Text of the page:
What does Rudolph Steiner, the Austrian philosopher, social reformer, architect and creator of the Waldorf Method of education, have to do with Apartment Therapy?
Steiner’s method, which emphasizes the role of imagination in learning and strives to integrate, holistically, the intellectual, practical and artistic development of its students, suggests that the environment shapes not only the way we live but our success and happiness.
Maxwell Ryan, founder of Apartment Therapy, developed his own brand of therapy via Steiner’s teachings. Before founding Apartment Therapy, Ryan had intended to become a teacher, pursuing a master’s degree in English Literature at Columbia University. In the process, he discovered the Waldorf School on West 79th Street in New York. The school, he says, was different. “It felt right,” said Ryan. Eager to teach there, he trained in the Steiner method, learning two particular principles that would later inform his design philosophy.
The first posits that there are universal moments in childhood which unfold the same way at age 7, 12 or 16, regardless of whether the child is in New York, Moscow or beyond. If you know where they are, you can teach them what they need to know.
The second principle that Ryan embraced is that everything in a given environment is connected, including the color of the walls, the quality of the light, and where the sun shines. This became the central idea in Ryan’s own thesis on design. “This is interior design,” he says. “It supports development and happiness or it works against you.”
During the home visits, which were required as part of his training, Ryan learned that children who came from well-designed, organized and healthy homes were the happiest, most productive and performed best in school. It had nothing to do with the size of the apartment or the finances of its owners. The children who were the happiest and performed the best came from a clean, organized and healthy environment with minimal outside stimulus like televisions, an abundance of electronics, and most importantly, clutter.
"I was surprised to see how closely the home environments of my students lined up with their academic and social success in school," explained Ryan. "If the home was calm, clean and cared for, this seemed to directly lead to focus and attention to work in school, which led to success and higher confidence."
Lighting, he realized, is also important—well-lit spaces are conducive to happiness and performance. More subtle aspects, such as an orderly flow—so that even the child knows where things are located—are accretive. Additionally, structured dinner and bed times make all the difference.
Ryan began to wonder about a direct correlation between environment, happiness and performance. Could Steiner’s principles be implemented in, say, interior design? He synthesized everything he had learned from his Waldorf training to make his home a warm, comfortable and inspiring place.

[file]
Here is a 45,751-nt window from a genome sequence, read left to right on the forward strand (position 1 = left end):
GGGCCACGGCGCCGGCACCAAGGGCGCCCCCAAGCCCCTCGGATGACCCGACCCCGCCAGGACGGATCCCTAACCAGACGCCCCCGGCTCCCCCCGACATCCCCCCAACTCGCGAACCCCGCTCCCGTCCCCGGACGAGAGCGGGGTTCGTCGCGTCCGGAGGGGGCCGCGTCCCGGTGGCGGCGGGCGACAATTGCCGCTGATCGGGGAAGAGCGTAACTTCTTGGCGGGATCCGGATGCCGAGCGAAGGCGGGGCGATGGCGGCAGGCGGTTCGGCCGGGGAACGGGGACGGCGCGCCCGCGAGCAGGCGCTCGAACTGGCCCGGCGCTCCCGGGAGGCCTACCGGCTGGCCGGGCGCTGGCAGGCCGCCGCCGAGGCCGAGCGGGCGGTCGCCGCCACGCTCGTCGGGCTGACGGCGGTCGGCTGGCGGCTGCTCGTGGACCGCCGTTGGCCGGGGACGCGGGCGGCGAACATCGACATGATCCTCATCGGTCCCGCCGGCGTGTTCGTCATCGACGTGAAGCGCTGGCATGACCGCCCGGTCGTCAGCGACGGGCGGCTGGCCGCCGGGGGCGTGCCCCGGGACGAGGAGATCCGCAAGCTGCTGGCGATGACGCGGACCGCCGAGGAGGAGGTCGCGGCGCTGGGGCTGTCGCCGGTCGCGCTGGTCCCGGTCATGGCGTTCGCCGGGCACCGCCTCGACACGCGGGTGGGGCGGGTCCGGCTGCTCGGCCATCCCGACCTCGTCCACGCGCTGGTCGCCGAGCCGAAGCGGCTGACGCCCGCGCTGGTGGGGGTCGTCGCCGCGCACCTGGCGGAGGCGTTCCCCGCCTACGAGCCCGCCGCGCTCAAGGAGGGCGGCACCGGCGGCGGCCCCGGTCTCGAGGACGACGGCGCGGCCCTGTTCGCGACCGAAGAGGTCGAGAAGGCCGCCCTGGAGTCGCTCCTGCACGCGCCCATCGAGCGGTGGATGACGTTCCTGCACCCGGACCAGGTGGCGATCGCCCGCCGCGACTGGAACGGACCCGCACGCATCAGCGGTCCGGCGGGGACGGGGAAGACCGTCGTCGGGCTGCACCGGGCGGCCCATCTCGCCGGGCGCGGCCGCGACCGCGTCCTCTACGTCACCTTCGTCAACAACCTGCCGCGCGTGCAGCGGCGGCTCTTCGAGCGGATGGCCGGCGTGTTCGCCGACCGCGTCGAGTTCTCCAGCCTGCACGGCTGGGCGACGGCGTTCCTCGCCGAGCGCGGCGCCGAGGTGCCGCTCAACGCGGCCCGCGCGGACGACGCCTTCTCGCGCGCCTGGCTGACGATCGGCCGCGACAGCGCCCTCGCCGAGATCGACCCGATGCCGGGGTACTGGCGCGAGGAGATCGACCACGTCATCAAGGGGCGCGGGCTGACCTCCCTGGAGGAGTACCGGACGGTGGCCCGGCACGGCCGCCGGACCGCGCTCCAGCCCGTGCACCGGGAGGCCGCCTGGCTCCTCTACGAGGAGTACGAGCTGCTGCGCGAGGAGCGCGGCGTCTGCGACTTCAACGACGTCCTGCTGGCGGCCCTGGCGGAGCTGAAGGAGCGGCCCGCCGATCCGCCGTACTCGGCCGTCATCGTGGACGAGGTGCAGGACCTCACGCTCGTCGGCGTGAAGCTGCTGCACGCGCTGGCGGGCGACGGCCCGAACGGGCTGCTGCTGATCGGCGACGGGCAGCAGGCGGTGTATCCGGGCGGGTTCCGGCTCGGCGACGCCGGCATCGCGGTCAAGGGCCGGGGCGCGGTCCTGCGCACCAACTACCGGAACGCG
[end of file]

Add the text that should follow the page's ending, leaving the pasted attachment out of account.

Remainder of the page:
Ryan shares “apartment therapy” principles: four levels to spatial happiness that are grounded in Steiner’s work:
Start with the bones of the room. Is the room truly clean? Is anything dirty or broken? Dirty windows or even a broken hinge can impact the overall sense of well-being.
Ryan calls this principle “the first check-in.” Addressing Bones is easy to accomplish yet exerts a strong impact. It is “the biggest bang for your emotional buck,” says Ryan. “It may not be conscious, but if you [create a] clean space with nothing broken or overlooked, you have gone a long way towards a harmonious interior.”
The flow of a room is also central to the happiness it brings. Are there odd spaces filled with excess? Is the closet full of junk? If the room isn’t flowing, it undercuts both happiness and success. Designers often apply little tricks, such as pulling a sofa away from the wall. Ryan cites “the work triangle of the kitchen: the stove, sink and refrigerator should be in triangular formation for the best flow. This will absolutely end in better meals.” If the flow is off, you will feel off.
Ryan points out, “The bones and breathing of a room could take place in black and white," or what he calls "the scaffolding" of a room. It’s the organizational level. The heart is what makes it our space our own and it is where decorating begins. Without the Bones and Breathing in place, a space is not ready for decor. The personal design journey starts with color choices. Ryan's overarching philosophy is that public rooms should have warm tones and that private spaces should have cool tones. (Warm tones support stimulation and cool rooms are conducive to focus.)
Color also translates into texture and materials. This is an important part of the heart of the home. Steiner felt that bringing in nature was very important. The shape and form of the objects in a space impact how its inhabitants feel. Most overly rational Western architecture has traditionally been based on straight lines, but the most compelling and healthy interiors have a combination of straight and curved.
Ryan says that Steiner used the human form to illustrate many of his guiding principals. The head is the crown, or our highest aspirations, for our interiors. The choices we make in art, for example, come from the head. They are not choices based on decoration. The art we choose is often representative of our hopes and dreams. We may also express the head of the home with personal tributes such as an altar, or groupings of family photographs.
Ryan ultimately left teaching to start a one-man design service that applied Steiner’s teachings, home by home. His clients received organized, healthy, personal and happy homes, and through the design work and the questions asked by Ryan’s clients, he found the genesis for his blog. Apartment Therapy has since grown into the largest independent home and cooking media digital platform, all thanks to the fundamental idea that our environments shape our happiness and productivity.